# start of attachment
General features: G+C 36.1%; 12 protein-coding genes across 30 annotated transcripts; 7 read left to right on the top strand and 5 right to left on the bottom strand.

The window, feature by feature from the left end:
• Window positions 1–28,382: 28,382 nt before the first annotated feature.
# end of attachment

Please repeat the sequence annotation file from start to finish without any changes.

General features: G+C 36.1%; 12 protein-coding genes across 30 annotated transcripts; 7 read left to right on the top strand and 5 right to left on the bottom strand.

The window, feature by feature from the left end:
• Window positions 1–28,382: 28,382 nt before the first annotated feature.